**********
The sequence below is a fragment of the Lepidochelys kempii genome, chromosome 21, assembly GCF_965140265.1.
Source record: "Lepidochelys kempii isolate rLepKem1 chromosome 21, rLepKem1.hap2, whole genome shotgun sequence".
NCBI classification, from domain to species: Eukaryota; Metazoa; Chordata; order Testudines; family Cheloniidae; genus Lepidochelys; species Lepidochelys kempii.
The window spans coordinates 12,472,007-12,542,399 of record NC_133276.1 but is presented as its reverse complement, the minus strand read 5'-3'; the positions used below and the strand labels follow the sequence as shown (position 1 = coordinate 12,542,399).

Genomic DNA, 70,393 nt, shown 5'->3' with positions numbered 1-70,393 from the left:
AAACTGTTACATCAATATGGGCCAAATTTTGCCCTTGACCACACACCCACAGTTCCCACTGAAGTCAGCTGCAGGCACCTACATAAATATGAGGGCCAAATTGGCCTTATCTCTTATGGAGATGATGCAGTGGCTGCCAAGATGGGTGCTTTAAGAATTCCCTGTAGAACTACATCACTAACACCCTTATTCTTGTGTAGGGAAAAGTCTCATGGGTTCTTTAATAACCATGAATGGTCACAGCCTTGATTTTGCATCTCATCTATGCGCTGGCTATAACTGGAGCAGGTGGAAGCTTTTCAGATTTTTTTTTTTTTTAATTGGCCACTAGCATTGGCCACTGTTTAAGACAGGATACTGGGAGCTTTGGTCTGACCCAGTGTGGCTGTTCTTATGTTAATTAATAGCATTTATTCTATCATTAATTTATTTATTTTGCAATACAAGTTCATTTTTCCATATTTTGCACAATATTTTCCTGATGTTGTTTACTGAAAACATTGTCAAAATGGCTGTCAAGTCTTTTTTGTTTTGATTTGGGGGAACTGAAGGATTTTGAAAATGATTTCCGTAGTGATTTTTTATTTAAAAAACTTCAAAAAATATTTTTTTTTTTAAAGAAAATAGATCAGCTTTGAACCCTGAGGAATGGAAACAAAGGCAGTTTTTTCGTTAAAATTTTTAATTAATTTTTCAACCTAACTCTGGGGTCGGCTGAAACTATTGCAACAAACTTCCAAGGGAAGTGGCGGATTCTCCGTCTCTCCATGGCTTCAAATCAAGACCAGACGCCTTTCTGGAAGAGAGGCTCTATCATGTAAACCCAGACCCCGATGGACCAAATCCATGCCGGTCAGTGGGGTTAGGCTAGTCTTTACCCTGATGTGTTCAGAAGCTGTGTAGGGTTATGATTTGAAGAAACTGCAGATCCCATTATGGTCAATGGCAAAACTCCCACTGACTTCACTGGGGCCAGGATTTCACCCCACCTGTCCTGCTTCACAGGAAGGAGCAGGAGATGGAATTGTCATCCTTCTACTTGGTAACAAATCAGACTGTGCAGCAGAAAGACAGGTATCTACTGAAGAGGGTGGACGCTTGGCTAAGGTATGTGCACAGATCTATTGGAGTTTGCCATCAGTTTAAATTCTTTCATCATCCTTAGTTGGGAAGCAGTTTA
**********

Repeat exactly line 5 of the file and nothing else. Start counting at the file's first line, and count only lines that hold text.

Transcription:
Genomic DNA, 70,393 nt, shown 5'->3' with positions numbered 1-70,393 from the left: